One in ten children is thought to be dyslexic but parents say response to their needs can be slow. Sheena Hastings reports.
SARAH Jones is 11. Last month she took her year six Standard Assessment Tests (SATs) at primary school in North Yorkshire. She was allowed an adult reader to sit with her, ensuring that she understood the questions properly. She gets this sort of help because she has dyslexia, a condition she was diagnosed with when she was seven. Dyslexia is a common type of specific learning difficulty that mainly affects the skills involved in the reading and spelling of words.
“It was clear early on that Sarah didn’t feel comfortable at school,” says her mother Diane. “As time went on we could see that although she is generally bright and enthusiastic she wasn’t making the same progress at reading as her peers. To anyone else her reading might have looked normal, but we could tell that she was covering up difficulties by memorising words. If you picked out one word she didn’t recognise it.”
As books became more difficult this memory method no longer worked. Sarah was sent back to simpler books with only one word on each page. By year two (ages six to seven), loud alarm bells were ringing in Diane’s head, and she could see how frustrated her daughter was becoming. Diane (a teacher who’s married to a teacher) took her concerns to Sarah’s school and the little girl was tested by an educational psychologist who diagnosed dyslexia.
Sarah’s school gets no special funding to help children with dyslexia and there was no specialist teacher in the school, however Diane found help at the York centre run by the charity Dyslexia Action, and was allowed to take her daughter to sessions there to help her learn reading strategies. Diane has in the last year taken a postgraduate qualification as a specialist teacher, enabling her to help Sarah and other children with dyslexia.
Almost two-thirds of parents of dyslexic children say their child had to wait a year for help after diagnosis, according to a survey carried out for Dyslexia Action. Of 450 parents interviewed 90 per cent said teachers lacked awareness of the condition, although the government says early support for dyslexic pupils is vital.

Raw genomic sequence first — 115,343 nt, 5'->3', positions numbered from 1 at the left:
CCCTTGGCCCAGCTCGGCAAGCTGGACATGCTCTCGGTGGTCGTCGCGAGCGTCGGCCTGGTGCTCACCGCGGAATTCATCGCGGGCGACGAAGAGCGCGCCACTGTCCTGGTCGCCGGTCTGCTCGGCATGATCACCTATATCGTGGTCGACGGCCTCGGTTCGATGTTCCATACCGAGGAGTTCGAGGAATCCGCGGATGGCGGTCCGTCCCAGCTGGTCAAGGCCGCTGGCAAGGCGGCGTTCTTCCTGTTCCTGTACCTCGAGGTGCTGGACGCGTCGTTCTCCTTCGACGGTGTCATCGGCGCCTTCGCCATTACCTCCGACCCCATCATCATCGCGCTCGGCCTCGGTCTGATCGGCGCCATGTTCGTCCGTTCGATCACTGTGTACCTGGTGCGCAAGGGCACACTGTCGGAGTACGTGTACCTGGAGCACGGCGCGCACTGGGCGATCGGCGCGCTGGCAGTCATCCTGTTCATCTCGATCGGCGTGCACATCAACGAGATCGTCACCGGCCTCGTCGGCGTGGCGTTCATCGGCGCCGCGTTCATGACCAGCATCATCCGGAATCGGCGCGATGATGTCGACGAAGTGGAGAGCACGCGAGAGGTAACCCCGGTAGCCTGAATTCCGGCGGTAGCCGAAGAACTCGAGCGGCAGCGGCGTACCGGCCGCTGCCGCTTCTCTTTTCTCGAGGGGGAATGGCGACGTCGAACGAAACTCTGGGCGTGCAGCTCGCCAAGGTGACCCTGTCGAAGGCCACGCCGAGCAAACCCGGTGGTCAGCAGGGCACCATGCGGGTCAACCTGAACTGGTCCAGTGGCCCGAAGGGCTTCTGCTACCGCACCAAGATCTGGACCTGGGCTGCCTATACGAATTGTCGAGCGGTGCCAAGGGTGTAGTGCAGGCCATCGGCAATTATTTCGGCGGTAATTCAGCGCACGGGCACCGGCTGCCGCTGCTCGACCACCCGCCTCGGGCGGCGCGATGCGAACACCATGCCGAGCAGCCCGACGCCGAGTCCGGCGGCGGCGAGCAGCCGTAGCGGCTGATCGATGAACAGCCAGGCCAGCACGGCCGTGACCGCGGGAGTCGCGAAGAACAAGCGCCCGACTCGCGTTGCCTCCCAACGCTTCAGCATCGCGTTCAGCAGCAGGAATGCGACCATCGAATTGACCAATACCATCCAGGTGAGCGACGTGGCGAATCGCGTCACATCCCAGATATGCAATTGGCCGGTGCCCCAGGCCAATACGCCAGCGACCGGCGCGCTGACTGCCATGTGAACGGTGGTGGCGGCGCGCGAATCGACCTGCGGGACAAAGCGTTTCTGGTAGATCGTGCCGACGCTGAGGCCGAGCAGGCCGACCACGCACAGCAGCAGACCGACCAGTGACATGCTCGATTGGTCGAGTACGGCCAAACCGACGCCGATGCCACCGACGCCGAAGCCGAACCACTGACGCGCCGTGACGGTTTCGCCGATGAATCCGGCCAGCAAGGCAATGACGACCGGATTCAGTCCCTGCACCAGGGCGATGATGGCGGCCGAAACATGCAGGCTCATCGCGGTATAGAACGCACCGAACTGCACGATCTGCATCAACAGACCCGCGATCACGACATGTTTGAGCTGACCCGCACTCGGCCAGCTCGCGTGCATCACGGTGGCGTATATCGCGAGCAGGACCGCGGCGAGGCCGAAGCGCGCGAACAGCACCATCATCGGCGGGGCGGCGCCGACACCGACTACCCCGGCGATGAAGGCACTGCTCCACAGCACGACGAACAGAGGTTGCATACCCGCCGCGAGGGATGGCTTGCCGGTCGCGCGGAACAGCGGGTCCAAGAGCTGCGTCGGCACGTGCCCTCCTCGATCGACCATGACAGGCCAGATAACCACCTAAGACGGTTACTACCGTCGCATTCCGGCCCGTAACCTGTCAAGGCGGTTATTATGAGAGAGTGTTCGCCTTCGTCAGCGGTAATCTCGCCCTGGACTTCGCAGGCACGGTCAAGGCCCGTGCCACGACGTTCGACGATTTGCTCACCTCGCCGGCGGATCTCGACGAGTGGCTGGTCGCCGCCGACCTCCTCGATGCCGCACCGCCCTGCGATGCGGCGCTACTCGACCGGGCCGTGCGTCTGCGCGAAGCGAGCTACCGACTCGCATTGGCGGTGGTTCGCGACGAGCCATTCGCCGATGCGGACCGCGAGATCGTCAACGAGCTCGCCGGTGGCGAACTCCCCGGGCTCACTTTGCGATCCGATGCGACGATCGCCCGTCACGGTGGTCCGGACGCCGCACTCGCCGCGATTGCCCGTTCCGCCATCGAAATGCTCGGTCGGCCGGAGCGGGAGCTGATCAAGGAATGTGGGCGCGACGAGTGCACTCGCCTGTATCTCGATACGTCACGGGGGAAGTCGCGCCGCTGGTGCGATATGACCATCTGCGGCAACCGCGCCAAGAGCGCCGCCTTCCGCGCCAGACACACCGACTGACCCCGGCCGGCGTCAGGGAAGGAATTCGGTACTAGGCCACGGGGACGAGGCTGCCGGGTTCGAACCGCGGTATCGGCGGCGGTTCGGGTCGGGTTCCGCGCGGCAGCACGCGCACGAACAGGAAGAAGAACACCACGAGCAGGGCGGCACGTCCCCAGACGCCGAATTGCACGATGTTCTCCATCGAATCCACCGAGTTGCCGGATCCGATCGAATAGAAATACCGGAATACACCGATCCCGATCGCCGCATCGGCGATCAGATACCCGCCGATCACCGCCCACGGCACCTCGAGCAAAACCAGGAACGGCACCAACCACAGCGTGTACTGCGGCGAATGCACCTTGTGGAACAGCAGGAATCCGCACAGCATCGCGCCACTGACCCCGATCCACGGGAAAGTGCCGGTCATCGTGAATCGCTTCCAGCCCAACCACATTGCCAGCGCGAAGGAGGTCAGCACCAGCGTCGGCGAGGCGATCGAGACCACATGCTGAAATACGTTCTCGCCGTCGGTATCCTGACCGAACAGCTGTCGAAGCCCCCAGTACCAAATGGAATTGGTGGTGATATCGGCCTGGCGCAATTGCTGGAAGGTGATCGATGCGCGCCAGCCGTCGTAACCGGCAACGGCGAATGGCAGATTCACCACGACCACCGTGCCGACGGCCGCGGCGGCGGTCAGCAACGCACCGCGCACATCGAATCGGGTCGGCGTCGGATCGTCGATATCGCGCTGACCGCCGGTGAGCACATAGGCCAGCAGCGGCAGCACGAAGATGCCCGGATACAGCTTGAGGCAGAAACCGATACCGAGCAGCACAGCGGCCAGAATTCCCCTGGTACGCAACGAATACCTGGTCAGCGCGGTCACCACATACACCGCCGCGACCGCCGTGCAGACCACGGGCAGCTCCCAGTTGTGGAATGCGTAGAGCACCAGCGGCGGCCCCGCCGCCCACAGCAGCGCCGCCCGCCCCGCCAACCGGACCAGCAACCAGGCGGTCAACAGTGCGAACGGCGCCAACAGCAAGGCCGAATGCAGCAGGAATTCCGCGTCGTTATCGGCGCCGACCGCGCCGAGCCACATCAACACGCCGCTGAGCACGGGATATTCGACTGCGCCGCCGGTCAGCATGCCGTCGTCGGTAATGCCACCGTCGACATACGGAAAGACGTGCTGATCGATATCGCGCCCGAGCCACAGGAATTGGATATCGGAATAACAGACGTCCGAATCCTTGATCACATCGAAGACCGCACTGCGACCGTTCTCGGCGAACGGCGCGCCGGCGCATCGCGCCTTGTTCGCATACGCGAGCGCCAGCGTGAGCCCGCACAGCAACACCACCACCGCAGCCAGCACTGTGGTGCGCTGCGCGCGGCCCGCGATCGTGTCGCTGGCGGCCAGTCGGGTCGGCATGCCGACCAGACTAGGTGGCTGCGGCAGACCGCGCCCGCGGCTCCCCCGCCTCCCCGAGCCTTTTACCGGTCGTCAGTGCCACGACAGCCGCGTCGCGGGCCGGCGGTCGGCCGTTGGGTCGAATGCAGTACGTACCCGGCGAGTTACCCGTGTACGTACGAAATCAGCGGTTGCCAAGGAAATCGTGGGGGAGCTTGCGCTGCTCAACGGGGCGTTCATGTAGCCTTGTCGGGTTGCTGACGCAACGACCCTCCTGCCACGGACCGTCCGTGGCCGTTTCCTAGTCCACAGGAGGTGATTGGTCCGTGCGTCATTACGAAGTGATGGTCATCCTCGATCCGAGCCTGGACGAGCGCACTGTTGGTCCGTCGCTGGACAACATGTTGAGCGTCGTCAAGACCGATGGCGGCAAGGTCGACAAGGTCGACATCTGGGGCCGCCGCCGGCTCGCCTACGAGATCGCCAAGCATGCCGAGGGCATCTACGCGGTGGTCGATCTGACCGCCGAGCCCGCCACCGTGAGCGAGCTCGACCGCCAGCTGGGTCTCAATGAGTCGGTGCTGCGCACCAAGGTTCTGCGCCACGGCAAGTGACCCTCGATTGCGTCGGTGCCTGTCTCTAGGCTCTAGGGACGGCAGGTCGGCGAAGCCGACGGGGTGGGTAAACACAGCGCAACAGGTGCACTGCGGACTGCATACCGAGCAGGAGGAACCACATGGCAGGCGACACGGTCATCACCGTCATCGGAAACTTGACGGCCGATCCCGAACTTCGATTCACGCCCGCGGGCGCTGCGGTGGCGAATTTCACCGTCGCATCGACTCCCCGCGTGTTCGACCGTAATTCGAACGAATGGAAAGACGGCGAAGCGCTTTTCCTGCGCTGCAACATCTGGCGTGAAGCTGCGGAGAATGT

The charity says there’s no requirement for teachers to have any training in the identification of the condition or how to support a child who has it – despite the fact that one in ten children is dyslexic. Parents want more specialist teachers and specialist support for parents, teachers and children. Often it’s parents who pick up on the problem first.
Dyslexia Action’s report Dyslexia Still Matters concedes that effective provision does exist in many schools, but Dr John Rack, head of research, development and policy at the charity believes the government’s planned reform of the special needs system is a great opportunity to make best practice in dyslexia support universal. While it’s right that reforms focus on children with the most complex and severe special needs, equally effective support is needed for those with high-incidence but lower severity needs.
“In 2009 there was a plan to have one specialist teacher between five primary schools... which would have meant 4,000 teachers. Around 3,500 were trained, but many of them are now struggling to keep their jobs. There is some way to go before dyslexia is understood in every school and children reach adequate literacy levels.”
Christine Blower, general secretary of the National Union of Teachers, said: “Sharing good practice in dyslexia support across schools is clearly sensible and important. All schools need a lead person who is alert to the indicators of dyslexia. There is already a lead person in schools to co-ordinate support for pupils with special educational needs, and this is the special needs co-ordinator (SENCO).
“The real question is how to ensure SENCOs have the time, support and training appropriate for the size of school to ensure all pupil needs are identified and met. If the current SEN reforms undermine the role of SENCO, this could negatively impact on many children with dyslexia.”
“Sarah’s reading ability now is good considering her dyslexia,” says Diane.
“The school have been very supportive in lots of ways, but even if every class teacher had specialist training in spotting and dealing with children who have dyslexia, they wouldn’t really be able to use it in the classroom because they are teaching children of all abilities and different needs.”